Josh

Name: Jean
E-mail:

Hi Josh!

Long time no email from me. I am so excited to hear that you are shooting another film. I hope everything is going well and I can’t wait to see your new kick-ass flick! It’s a bummer that the smokes in Bulgaria suck. But at least you can smoke wherever the hell you want. They just banned smoking on the beach in Malibu which pretty much screws up going to the beach for me. I usually go to Malibu every Sunday in the summer to sit on the beach, read, swim and smoke. No can do in Malibu now. I just got back from a weekend in Vegas with some old friends. It felt great to smoke anywhere I wanted and all of my friends who went on the trip are smokers. It was very liberating since I’m always around a bunch of L.A. assholes who practically burn me at the stake when I light up.

I saw “Super Size Me” a few weeks ago and enjoyed it for the most part. Have you seen it yet? I thought it was a very interesting commentary on the obesity problem in America. I thought that the filmmaker could have looked at some of the problems a little more seriously and his experiment of eating McDonald’s 3 times a day for 30 days was a bit unrealistic.
But still very compelling.

Best wishes for you and your new film!

Jean

Dear Jean:

Thanks, and welcome back. It sounds like an interesting documentary, with a funny approach, on a real subject. I'd like to see it. I've just been watching Turner Classic Movies from France, with the same movies over and over again, with French commercials in between the letterboxed films. Right now they're showing the silliest goddamn phony epics from the '50s, like "The Silver Chalice" and "Helen of Troy." But I did watch "East of Eden" again and it's really a great film.

Josh

Name: August
E-mail: joxerfan@hotmail.com

Dear Josh,

Congratulations, and welcome back from your first day of shooting!

So c'mon, tell - who's playing your other lead? Is this the ex-President character?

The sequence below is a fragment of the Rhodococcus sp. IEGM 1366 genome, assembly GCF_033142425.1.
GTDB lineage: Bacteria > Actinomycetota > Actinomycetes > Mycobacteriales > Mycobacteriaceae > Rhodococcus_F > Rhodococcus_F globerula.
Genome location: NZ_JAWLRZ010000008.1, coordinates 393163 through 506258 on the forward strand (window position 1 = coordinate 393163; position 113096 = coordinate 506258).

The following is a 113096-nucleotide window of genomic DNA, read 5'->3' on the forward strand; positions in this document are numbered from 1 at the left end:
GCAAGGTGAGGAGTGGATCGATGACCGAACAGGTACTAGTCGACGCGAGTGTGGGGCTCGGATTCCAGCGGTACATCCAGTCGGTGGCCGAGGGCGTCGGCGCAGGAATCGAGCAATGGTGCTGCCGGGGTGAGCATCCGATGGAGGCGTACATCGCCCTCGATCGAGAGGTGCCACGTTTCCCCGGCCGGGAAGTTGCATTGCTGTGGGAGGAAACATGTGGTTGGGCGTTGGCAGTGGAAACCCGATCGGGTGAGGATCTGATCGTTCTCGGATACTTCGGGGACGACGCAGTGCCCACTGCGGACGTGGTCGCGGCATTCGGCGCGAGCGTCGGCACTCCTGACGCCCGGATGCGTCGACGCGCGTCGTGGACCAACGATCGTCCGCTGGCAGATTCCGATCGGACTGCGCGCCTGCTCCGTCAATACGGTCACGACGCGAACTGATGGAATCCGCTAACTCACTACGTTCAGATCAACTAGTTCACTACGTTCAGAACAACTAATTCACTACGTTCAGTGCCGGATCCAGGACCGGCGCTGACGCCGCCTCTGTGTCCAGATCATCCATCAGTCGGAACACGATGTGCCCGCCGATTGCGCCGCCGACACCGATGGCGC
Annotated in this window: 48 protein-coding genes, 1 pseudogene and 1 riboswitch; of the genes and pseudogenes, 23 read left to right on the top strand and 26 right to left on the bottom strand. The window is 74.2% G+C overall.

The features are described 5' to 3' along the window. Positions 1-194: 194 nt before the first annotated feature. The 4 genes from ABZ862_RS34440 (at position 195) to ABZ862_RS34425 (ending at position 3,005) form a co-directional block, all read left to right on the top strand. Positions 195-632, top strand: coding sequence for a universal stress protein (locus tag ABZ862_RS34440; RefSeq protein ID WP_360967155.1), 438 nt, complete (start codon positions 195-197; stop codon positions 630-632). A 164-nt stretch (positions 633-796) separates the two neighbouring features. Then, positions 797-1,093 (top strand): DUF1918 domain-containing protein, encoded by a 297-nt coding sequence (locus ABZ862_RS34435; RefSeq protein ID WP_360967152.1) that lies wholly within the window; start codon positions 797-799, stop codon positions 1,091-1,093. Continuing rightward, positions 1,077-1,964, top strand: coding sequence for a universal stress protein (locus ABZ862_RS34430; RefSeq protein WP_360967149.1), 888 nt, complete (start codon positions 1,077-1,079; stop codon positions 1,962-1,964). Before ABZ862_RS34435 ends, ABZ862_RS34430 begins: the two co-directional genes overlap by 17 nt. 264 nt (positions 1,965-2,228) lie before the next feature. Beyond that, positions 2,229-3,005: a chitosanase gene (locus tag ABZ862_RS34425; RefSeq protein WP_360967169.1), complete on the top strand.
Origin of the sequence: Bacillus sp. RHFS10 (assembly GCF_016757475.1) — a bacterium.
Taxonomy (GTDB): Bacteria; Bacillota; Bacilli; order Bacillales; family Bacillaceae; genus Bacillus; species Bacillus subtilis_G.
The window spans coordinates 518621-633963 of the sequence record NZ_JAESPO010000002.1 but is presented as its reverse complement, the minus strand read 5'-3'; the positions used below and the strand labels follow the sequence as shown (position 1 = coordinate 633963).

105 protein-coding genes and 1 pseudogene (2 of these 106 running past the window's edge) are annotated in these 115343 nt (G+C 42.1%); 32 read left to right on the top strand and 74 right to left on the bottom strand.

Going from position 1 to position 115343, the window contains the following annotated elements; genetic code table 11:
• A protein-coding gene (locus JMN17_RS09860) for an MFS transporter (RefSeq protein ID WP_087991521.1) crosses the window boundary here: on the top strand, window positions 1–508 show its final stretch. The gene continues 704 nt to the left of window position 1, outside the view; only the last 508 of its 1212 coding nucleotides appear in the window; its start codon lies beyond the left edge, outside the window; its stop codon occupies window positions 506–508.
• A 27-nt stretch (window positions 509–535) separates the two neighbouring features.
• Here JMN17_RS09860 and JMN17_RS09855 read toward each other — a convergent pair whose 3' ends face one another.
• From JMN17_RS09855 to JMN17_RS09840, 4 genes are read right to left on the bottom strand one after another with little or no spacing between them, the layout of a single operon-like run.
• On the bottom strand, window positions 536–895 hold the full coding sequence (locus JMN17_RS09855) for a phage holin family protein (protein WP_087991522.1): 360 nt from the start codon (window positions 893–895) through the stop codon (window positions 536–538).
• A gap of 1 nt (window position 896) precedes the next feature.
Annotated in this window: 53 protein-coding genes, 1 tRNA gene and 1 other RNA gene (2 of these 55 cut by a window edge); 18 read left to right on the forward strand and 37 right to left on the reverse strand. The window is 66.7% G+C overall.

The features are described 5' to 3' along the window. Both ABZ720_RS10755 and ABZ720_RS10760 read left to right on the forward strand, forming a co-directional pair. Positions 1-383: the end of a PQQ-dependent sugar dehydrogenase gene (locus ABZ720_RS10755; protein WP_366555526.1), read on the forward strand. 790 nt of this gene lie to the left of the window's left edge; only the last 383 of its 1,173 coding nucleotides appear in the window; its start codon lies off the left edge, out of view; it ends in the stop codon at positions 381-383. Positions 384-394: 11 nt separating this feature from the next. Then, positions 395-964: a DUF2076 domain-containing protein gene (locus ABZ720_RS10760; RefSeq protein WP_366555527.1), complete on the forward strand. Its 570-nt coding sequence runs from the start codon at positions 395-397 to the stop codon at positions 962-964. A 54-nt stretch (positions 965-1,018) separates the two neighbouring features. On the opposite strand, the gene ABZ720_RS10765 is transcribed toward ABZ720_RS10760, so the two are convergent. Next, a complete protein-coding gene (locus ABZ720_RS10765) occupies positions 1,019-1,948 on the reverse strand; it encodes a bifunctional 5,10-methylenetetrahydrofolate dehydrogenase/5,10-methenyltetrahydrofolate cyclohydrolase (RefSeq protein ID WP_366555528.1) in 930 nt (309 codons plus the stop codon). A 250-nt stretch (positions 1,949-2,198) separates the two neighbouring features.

And do pass along the fan world's best to Gary Jones - he did some of the better Xena episodes in the second season, and I gotta say, those mutant mosquitos in the movie of the same name were awfully well done, especially for the budget he must have been working with. (Did you know there is some movie review site that mentions your scene as the funniest thing in the film?)

Regards,

August

Dear August:

Most of my footage got cut out of "Mosquito." Still nice to know that going to the trouble of baring my ass in a movie made someone laugh. We started two and a half hours late due to it being the first day with a new crew, a lot of actors with numerous fake beards and many props. I got every thing scheduled, plus another scene I had them put in reserve that was actually scheduled for Day #7, and I wrapped an hour early. And we all had fun, I'd say. It could all go to hell in a handcar tomorrow, but it was a good first day, thank you very much.

Josh

Name: Gwen
E-mail: deadgirldown@yahoo.com

Hi Josh!

I just wanted to thank you for your series of essays on structure. I had read several of Syd Field's books and found them only slightly helpful in terms of practical application. (so...many...RULES!) You elucidated some concepts I was really having trouble with. It all makes sense to me now, and writing is fun again because of you. Huzzah!
Kisses,
Gwen

Dear Gwen:

Well, bless your soul. I'm very pleased and I hope you write great stories or scripts. Good luck.

Josh

Name: Cath
E-mail: mscl@ix.netcom.com

Dear Josh:

Best wishes to you and your cast and crew as fliming on "Alien Apocalypse" begins. I'm a fan of both Renee O'Connor and Bruce Campbell and look forward to seeing them in this film when it airs.

A few questions:

When/if you have a relatively high level of control as a director (ideal conditions), how much preparation do you expect from your actors and crew before filming begins? What do they (and you) do to prepare?

How much rehearsal and preparation time have you had with your actors on "Alien Apocalypse", if any yet?

Thank you.

-Cath

Dear Cath: